Lightening the Load
Members of the Class of 1958 pitch in to help students defray the high cost of a medical education
Their rallying cry: “Let’s make it a million!”
By the time they gather for their 55th reunion in spring 2013, members of the School of Medicine’s Class of 1958 hope the scholarship fund that bears their name will have reached a cool seven figures, extending the fund’s reach and potential impact.
“That’s what we’re anticipating and hoping for,” says William McDermott, A53, G54, M58, A84P, of Falmouth, Mass., who was instrumental in creating the M58 Scholarship Fund and now, with a Cape Cod classmate, is leading a drive to bolster it.
His 55th reunion committee cochair, Philip Sullivan, ’58, of Monument Beach, Mass., notes, “Tufts gave an awful lot to the class—to every class. With the high cost of medical education today, it’s a way of paying back and helping someone else pursue a life in medicine.”
The fund-raising effort has about $170,000 to go, McDermott says. “We’re trying to come up with some innovative ways to raise the money,” he adds, including encouraging classmates to put a charitable bequest, charitable gift annuity or other planned gift in place to add to the M58 Scholarship Fund.
“The need for scholarship support is incredible,” McDermott says. “It cost $1,000 a year when I went to medical school. A hard-working kid could make that in a summer.” Today, he says, a typical student can leave medical school with a debt of $200,000 or more.
So classmates who began their medical careers together more than a half-century ago are doing what they can to aid a new generation of Tufts doctors. The current holder of the M58 Scholarship, Dan Corrigan, ’13, grew up on Massachusetts’s South Shore in Hanover, Mass. He pursued an interest in research as an undergraduate at Stonehill College and then at Tufts, where he earned a master’s degree in biomedical science.
Then he did a stint in the emergency room at Mass. General the summer between his first and second years of medical school. Cases he saw in the ER included a heart attack, a stroke, stabbings, a pedestrian hit by a car and combatants needing stitches after a bar fight. He since has decided to focus on emergency medicine. “I like the fast pace,” Corrigan says. “I’m kind of an adrenaline junkie.”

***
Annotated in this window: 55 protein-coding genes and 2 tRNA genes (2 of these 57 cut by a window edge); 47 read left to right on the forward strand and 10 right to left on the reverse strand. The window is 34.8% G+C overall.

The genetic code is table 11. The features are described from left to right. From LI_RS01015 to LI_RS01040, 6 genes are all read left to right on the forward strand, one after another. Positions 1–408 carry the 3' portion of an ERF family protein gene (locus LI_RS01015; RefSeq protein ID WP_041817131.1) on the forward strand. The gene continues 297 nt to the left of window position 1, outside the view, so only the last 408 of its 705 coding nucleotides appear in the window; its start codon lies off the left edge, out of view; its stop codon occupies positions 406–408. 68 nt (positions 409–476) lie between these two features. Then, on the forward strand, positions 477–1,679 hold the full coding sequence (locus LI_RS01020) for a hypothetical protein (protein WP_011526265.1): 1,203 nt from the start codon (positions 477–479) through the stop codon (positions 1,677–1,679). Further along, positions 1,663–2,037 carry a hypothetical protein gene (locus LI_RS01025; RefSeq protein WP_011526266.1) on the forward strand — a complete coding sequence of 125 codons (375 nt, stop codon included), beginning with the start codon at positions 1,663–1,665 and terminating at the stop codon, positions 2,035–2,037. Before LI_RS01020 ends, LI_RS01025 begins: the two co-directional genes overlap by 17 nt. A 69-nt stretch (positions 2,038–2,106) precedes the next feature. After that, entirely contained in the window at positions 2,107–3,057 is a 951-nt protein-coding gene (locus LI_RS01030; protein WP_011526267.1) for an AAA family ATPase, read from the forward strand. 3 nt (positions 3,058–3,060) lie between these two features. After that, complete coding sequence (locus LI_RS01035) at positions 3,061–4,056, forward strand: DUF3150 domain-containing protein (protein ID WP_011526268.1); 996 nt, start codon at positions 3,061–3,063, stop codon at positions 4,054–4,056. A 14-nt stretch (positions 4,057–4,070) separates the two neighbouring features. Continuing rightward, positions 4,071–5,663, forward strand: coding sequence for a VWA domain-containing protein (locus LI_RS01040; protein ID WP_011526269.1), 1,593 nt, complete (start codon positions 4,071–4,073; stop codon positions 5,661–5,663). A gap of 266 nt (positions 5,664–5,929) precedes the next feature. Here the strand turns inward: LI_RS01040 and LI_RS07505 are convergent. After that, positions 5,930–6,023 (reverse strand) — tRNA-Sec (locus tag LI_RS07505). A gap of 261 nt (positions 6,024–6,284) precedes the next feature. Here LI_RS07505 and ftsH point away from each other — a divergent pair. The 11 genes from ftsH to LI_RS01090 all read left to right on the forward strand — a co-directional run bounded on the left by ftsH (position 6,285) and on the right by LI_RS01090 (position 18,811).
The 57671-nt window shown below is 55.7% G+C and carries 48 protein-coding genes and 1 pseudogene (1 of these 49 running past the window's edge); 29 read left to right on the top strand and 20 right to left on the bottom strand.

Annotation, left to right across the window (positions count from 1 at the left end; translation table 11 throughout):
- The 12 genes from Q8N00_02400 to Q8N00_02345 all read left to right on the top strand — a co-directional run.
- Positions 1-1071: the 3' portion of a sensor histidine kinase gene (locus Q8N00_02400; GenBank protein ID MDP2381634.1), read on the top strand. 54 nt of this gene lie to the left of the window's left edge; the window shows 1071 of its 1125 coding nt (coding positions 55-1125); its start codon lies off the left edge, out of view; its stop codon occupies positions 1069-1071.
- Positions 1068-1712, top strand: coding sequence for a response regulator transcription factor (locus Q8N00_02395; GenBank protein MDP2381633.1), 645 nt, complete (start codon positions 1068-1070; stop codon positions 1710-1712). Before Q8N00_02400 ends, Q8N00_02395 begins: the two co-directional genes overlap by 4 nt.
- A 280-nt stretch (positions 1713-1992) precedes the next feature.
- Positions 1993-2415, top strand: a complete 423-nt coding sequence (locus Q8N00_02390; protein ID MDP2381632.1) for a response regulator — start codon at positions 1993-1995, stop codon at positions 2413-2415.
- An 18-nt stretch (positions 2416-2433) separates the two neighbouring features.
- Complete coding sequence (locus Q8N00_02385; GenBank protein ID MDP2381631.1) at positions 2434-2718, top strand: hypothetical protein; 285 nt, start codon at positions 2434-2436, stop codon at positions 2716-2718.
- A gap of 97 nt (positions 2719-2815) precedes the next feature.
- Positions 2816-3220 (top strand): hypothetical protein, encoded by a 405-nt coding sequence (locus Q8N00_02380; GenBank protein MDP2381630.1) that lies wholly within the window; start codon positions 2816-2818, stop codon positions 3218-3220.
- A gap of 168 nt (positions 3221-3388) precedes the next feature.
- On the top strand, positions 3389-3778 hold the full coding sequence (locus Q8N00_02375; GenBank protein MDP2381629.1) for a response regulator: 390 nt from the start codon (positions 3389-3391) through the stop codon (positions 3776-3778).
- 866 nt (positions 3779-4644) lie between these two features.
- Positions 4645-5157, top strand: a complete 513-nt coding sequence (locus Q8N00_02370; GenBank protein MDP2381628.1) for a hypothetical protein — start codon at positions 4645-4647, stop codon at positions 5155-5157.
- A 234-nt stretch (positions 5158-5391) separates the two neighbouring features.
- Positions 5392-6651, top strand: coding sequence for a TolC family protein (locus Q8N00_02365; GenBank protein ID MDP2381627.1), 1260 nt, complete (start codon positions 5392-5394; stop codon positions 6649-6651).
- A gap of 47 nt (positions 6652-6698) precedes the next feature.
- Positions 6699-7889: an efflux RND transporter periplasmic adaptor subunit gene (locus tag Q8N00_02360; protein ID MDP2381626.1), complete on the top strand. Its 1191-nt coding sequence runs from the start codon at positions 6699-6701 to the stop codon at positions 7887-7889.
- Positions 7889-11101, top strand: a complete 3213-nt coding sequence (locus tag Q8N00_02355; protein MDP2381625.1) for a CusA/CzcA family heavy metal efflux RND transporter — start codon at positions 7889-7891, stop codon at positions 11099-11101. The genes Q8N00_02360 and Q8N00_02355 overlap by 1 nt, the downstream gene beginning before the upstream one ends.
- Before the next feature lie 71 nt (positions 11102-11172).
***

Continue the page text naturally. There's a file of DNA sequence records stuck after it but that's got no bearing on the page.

Emergency medicine, he notes, is not among the most lucrative fields. Receiving the M58 Scholarship, which covers one-quarter of a year’s tuition, has enabled him to consider a career in ER medicine because of the reduced debt he will carry after graduation. “Medical school is crazily expensive right now,” he says. “Accruing this debt is very daunting, and having support lightens the load.”
The message he’d give his M58 benefactors: “I would like to thank them for their generosity and let them know how much it helped to put debt away, in the back of my mind. The scholarship has helped me make a decision on what type of medicine I want to practice, without debt as my main focus.”
Paying It Forward
In a recent letter to their classmates, Sullivan and McDermott noted that the class had raised more than $500,000 at its 50th reunion to establish the endowed scholarship. “We all left our reunion with a wonderful sense of satisfaction from working together to do something essential to help today’s students afford the medical education that we received and still treasure,” they wrote.
“The generous efforts of our classmates and friends over the past several years have continued to increase the value of our fund to over $830,000. That’s why we are saying, ‘Let’s make it a million.’ We know that won’t be easy. We are sensitive to the significant financial hazards and impact of the past several years. But if we work together, we can do it,” they wrote.
“We look forward to our 55th reunion in April 2013, [when] we will stand up, let out a cheer, and say, ‘Look what we have done. We made it a million!’ ”
Both reunion cochairs see the fund-raising effort as a meaningful, targeted and appropriate way to repay the medical school for the top-notch training they received as students. Sullivan, an obstetrician and gynecologist and a former longtime member of the clinical faculty at the School of Medicine, says he is grateful for the “superb” education he received at Tufts.
McDermott agrees. A retired rear admiral in the U.S. Navy, he is the former head of the Naval Medical Command, which provided health care to more than two million Navy and Marine personnel and their families around the world. His naval career took him to Vietnam, the Philippines, Indonesia, nearly every country in South America and to Europe.
His Tufts experience paved the way, he says. “I feel honored to have been an undergrad and at medical school at Tufts,” McDermott says. “You made friendships that lasted forever.”